The Colorado Springs Gazette recently argued that a national single-payer healthcare system makes no sense because states across the country have rejected the same model.
CLAIM #1: Vermont rejected a single-payer system that would have abolished private healthcare because the price tag was too expensive.
FACT: This is correct. In 2011, then-Gov. Peter Shumlin (D) signed a bill to create a single-payer healthcare program in Vermont. After four years of study, officials determined that eliminating private health coverage in favor of a single-payer system would require a new payroll tax of 11.5% and a state income tax hike of up to 9.5%. According to Governing Magazine, Gov. Shumlin “decided at the end of 2014 to kill the single-payer plan altogether.”
In a 2017 interview with Harvard University’s School of Public Health, Gov. Shumlin defended his decision because “when you move from a premium driven system to one that’s supported by taxes, the tax rates … were quite staggering.”
While most of the attention was focused on tax hikes, Gov. Shumlin also warned that creating the kind of cash reserves that private insurance companies must maintain would also have crippled the state budget.
“We found, in our little state, that the reserve, when we did the research, was going to be roughly 10 years of our state bonding capacity,” Gov. Shumlin said. “We literally would have had to say to Vermonters, to build that reserve, there can be no investment in infrastructure for a decade. Because we need that money, that current money, to build adequate reserves.”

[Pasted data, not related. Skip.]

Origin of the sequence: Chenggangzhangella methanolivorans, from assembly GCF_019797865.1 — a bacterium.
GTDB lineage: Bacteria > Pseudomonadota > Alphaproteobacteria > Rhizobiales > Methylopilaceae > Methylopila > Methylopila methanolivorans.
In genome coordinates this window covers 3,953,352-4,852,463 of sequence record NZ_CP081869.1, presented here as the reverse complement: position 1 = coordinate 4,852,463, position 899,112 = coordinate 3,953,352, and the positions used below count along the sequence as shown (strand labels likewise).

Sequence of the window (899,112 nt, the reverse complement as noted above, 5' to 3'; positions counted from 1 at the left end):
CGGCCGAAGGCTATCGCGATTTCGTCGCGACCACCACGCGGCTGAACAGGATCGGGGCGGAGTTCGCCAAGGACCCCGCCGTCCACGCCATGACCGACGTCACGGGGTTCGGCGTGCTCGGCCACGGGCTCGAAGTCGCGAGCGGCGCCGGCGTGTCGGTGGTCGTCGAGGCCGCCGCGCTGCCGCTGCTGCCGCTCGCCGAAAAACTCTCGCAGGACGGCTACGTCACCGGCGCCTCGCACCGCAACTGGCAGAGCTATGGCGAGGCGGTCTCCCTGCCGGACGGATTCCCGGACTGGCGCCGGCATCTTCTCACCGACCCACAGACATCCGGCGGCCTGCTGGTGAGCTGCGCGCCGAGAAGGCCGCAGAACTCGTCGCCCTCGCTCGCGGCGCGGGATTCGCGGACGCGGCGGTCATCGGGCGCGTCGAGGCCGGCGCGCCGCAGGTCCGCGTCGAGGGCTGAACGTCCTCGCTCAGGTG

CLAIM #2: California has also rejected single-payer healthcare over cost concerns.
FACT: This is correct. In 2017, California lawmakers studied and rejected a proposed single-payer healthcare system. The decision to reject single-payer followed a cost estimate from state budget officials of $400 billion per year, according to the Sacramento Bee.
The Sacramento Bee also reported that Gov. Jerry Brown (D) “publicly expressed deep skepticism about how to fund a program that’s more than twice the state budget.” California’s business community also rallied against the proposal, which was certain to impose massive costs on employers and the state’s workforce – even if the authors of the proposal did not specify how they would raise the money needed to fund the single-payer program.
The California Chamber of Commerce said the tax hike needed to fund the program would be the equivalent of a 15% payroll tax, for example. The Chamber warned the single-payer proposal was “certain to penalize responsible employers and individuals and result in significant new taxes on all Californians and California businesses.”
CLAIM #3: Colorado voters have rejected single-payer healthcare.
FACT: This is correct. Activist groups put a single-payer healthcare plan on the ballot in 2016 which would have raised taxes by $25 billion per year – roughly doubling the size of the state budget.
It was broadly opposed across the political spectrum and was defeated by a very wide margin – 79% to 21%.